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Designer's creativity shines through in her jewelry
2020-12-12 
[Photo provided to China Daily]

Artist Cindy Chao builds her career through her notion of lifelike organic forms with a strong emotional response

As an artist Cindy Chao works with expensive materials.

She created bracelets that represent a flowing river with thousands of diamonds reflecting the light like water; she sculpted the fluttering wings of butterflies with precious stones set on titanium, a durable, resistant metal commonly known for its application in space science; and her brooches represent the rich changing colors on a petal using carefully selected jewels of different shades of pink.

The 46-year-old artist from Taiwan province was in Shanghai in November where her work was the highlight of the ART021 and West Bund Arts & Design, the city's two largest art fairs of the year. They were both held on the second weekend of last month. The designer also launched her first showroom on the Chinese mainland last month. The Cindy Chao Maison is in the historic and chic Somekh Building, a throwback to the 1920s, which is located near the Bund.

[Photo provided to China Daily]

One of the few, if not the only Asian woman artist breaking into the male-dominant Western jewelers' world, Chao built her career through a distinctive style featuring architectural shapes, lifelike organic forms and the strong emotional response they inspire from the audience.

One of her creations, the Winter Leaves Necklace, won the Masterpiece London Highlight Award in the United Kingdom and was selected as "the Best Jewelry Piece of the Fair" at the Masterpiece London fair in 2019. Philip Hewat-Jaboor, chairman of the fair, said that "Cindy Chao's jewelry has a very different element: the sculptural quality, the emotional investment, the real intellectual curiosity behinds the designs, and the extraordinary combination of stones are put together in a way that no one has ever seen before".

Another piece, a Royal Butterfly brooch was inducted into the Smithsonian National Museum of Natural History in the United States in 2010. It was the American museum's first piece by a designer from China's Taiwan province. The museum said displaying the piece as part of its permanent collection "ensures that generations to come may enjoy the colors, gems and craftsmanship of this timeless piece".

[Photo provided to China Daily]

Sitting in the Cindy Chao Maison in Shanghai, an exclusive showroom designed by Dutch architect Tom Postma, Sweden artist Ingrid Donat and French designer Herve Van der Straeten, Chao shared her story on how she created her own jewelry house from the sitting room of her parents' home.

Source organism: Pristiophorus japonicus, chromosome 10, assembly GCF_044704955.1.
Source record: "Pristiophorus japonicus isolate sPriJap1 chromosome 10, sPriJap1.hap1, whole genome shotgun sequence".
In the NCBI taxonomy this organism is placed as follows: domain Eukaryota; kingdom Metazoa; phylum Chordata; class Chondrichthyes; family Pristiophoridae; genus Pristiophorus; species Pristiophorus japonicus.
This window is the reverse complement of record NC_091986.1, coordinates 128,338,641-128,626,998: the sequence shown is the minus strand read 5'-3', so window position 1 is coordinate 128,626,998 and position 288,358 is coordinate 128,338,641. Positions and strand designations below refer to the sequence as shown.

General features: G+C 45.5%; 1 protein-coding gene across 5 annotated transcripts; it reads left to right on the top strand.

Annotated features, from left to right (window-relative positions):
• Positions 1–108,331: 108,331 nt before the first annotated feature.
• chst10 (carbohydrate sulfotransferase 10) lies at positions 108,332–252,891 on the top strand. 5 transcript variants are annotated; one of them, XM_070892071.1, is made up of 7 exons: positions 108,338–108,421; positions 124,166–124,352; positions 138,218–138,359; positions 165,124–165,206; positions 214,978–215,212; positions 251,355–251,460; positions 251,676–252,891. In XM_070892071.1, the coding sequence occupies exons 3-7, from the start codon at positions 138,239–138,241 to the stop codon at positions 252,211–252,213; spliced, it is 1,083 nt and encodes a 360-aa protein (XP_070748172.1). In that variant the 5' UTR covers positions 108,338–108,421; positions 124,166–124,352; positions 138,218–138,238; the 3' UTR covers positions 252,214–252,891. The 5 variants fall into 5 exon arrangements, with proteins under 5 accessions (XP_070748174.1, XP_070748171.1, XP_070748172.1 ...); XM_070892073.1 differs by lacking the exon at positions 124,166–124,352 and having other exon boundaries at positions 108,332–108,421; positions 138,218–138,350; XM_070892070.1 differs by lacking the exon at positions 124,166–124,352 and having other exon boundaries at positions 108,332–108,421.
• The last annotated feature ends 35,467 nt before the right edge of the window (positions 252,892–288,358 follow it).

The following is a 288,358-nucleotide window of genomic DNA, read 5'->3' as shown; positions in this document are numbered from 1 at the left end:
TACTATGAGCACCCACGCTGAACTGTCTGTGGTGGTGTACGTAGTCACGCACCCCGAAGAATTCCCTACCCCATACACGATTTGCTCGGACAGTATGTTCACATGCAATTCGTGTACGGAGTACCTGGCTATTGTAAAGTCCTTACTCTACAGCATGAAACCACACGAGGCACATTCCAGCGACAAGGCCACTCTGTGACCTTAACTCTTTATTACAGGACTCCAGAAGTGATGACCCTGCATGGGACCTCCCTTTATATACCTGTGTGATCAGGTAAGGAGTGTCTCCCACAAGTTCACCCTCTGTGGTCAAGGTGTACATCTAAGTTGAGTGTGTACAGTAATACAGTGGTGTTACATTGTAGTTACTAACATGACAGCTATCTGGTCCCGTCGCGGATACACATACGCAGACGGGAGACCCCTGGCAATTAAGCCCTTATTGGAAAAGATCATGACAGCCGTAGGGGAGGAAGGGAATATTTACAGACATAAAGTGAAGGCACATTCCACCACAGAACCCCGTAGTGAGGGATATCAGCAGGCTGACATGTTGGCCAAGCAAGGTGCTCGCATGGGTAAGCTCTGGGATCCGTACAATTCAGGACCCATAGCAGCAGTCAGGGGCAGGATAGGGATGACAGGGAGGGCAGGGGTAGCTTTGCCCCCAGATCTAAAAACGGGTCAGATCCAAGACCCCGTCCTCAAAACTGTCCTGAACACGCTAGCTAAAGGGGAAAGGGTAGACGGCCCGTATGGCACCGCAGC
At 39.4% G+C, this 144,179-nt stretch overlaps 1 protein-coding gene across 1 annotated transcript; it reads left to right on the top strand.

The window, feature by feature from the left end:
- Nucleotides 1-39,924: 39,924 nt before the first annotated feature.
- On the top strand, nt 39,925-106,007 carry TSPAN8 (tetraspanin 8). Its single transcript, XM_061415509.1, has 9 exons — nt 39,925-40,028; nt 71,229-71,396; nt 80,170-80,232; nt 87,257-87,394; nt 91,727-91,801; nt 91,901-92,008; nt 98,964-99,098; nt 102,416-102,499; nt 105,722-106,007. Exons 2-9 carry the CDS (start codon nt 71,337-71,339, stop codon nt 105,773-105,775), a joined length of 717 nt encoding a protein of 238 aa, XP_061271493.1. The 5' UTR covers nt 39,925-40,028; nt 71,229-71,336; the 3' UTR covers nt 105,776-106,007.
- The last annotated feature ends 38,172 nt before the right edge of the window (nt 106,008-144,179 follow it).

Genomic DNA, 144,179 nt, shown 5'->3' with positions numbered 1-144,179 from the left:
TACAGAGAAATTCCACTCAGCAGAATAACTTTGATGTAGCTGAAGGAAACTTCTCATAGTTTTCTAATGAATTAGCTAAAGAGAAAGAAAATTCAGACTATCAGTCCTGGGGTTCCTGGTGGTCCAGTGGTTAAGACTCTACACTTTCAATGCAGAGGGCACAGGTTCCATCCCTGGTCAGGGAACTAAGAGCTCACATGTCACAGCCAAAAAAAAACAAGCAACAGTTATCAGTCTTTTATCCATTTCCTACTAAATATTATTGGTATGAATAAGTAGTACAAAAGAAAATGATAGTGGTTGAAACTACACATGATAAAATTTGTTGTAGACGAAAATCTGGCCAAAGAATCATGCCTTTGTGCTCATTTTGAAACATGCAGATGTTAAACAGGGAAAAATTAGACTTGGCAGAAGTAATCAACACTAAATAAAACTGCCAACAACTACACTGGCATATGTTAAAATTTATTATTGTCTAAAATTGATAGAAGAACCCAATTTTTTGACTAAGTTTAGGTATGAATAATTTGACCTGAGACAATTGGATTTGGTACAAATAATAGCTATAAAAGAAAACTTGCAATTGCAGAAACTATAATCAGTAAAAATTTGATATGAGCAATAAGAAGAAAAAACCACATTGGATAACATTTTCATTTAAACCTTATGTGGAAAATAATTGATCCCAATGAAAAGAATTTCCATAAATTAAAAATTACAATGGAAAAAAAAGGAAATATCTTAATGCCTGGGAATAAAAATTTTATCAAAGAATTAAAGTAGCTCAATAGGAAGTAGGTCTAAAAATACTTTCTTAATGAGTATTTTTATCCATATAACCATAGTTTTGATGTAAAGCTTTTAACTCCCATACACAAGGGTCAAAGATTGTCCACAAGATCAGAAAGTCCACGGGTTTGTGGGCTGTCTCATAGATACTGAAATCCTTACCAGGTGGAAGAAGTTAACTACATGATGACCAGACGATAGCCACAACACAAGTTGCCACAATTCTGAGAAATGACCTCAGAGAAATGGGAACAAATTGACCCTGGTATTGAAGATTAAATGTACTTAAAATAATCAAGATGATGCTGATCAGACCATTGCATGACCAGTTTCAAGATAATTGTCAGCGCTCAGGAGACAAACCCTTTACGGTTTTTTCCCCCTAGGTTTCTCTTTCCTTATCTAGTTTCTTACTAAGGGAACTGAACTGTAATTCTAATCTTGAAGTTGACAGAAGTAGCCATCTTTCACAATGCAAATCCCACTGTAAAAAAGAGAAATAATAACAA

Chao's maternal grandfather was an architect, who used to design traditional Chinese temples, and her father is a sculptor. As a child she was sensitive to colors and space. "I was my father's first apprentice," she told China Daily on Nov 17. "He used to give me a piece of clay and let me play with it." The young Cindy learned from father the techniques and skills of sculpture, but more importantly it was his ideas that made the greatest impact. Whatever you create must be "as vibrant as it is in real life," he taught the daughter to "observe and pay attention to the tiniest details, before putting into forms what you have perceived".

Chao fell in love with the 18th century craftsmanship of jewelry, admiring the ultimate aesthetic pursuit. With the help of wax modeling (cire perdu), a well-designed jewelry piece could be a miniature sculpture, ready for appreciation from various perspectives.

However such perfectionism has largely been lost because of industrialization and modern business patterns.

[Photo provided to China Daily]

Chao however was determined to combine her architectural mindset and sculptural skills with jewelry design, and her design using wax modeling did bring some refreshment to the industry. Some of the craftsmen she worked with in Switzerland, Austria and France, used to say that she was "a woman with steel hands in velvet gloves", because of the new difficulties and great challenges she brought into the work.

Now as her work gains more recognition, showcased at events such as the TEFAF Maastricht, worn by celebrities on the red carpets and film festivals, Chao believes her career is stepping into the beginning of long climax period. For the first 15 years of her career she was fighting a lone battle in Europe, overcoming obstacles and struggling for survival, and now she has become a mature artist, with adequate resources and platforms.

Chao has scaled the heights but is ready to keep evolving to achieve a better balance between technique and lightweight, and explore new expressions using gems as oil painting pigments.

Artist Cindy Chao.[Photo provided to China Daily]

The Cindy Chao Maison in Shanghai is the brand's largest showroom in Asia, as she believes mainland consumers are ready for her creations, as well as the connoisseur experience the showroom provides to visitors.

Collectors of her jewelry creations are discreet, though she did reveal in an interview with the Financial Times in October that 60 percent of her collectors are from Asia, and the ratio will likely keep growing.

Chao plans to open a new showroom in Beijing in the coming three years. As a Chinese woman breaking into the luxury jewelry industry dominated by big luxury companies, Chao is more than proud to introduce her brand to her compatriots in the Chinese mainland. The mainland market has lots of potential, she said, and the outbreak of the COVID-19 pandemic only "sped up my return to the homeland". The world seemed to fall asleep as fairs and events were canceled but the Chinese market is still strong and active, she said.

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